By Matt Walker
Editor, Earth News
The rare and very unpalatable stalked ibliform barnacle
One species of a rare, ancient barnacle has extraordinarily high levels of a toxic chemical in its body, scientists have discovered.
Up to 7% of certain parts of the barnacle's body is bromine, with the chemical concentrated into the animal's most vulnerable parts.
The sessile crustacean likely hoards the chemical as a defence mechanism to repel predators.
The discovery is published in the journal Integrative Zoology.
The crustacean Chaetolepas calcitergum is known as a stalked ibliform barnacle.
Only six specimens are known of the species, which, because of its small size, is unlikely to be spotted by fishermen or researchers.
Ibliform barnacles, a type of goose barnacle, first arose in the Palaeozoic era, making them an ancient lineage that evolved before all other barnacles.
Barnacles are normally hermaphrodites
But ibliform barnacles often have two sexes, with dwarf males possessing two huge testes
In some species, dwarf males live within a larger hermaphrodite
Larvae may also live alongside dwarf males within the hermaphrodite parent
But like other barnacles, ibliformes are sessile, spending their adult lives attached to a substrate such as rock.
Because barnacles cannot move, they are vulnerable to drying out, and to predators from which they cannot flee.
In response, most barnacles have evolved strong protective shells.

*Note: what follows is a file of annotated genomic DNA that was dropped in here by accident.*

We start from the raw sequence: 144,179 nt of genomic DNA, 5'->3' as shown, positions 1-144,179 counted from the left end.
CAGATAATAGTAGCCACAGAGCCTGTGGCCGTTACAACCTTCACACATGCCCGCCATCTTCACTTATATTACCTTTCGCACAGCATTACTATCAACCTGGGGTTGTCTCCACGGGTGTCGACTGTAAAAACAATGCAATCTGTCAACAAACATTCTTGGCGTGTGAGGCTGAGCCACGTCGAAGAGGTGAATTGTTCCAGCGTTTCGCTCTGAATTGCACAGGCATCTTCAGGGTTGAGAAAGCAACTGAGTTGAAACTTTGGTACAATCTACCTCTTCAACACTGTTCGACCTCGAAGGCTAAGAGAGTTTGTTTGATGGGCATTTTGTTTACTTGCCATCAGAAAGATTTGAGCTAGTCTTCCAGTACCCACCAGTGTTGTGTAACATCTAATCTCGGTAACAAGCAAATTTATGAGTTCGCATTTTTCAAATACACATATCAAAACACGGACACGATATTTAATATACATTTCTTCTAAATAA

However, Chaetolepas calcitergum has only a weakly mineralised outer coating, and is therefore vulnerable.
So it appears to have become toxic instead, in a bid to repel predatory gastropods that like to feed on barnacles.
Professor John Buckeridge and Dr Jessica Reeves of the Royal Melbourne Institute of Technology (RMIT) in Melbourne, Australia made the discovery while conducting a routine chemical analysis of a specimen of Chaetolepas calcitergum.
Chaetolepas calcitergum (line drawing)
"The elevated levels of bromine were a surprise, I wasn't expecting this at all," says Prof Buckeridge.
The surface of the whole barnacle comprised about 1.5% bromine by dry mass.
But some regions contained up to 7% bromine by dry mass.
Because the toxic chemical is concentrated in the most vulnerable parts of the crustacean, the researchers strongly suspect it is used by the animal to defend itself against being eaten by predators.
"Bromine and bromine compounds are rather toxic. Their presence would deter predators or grazers from eating the host," says Prof Buckeridge.
The researchers now hope to investigate whether many other barnacle species also compensate for being sessile by having toxic bodies.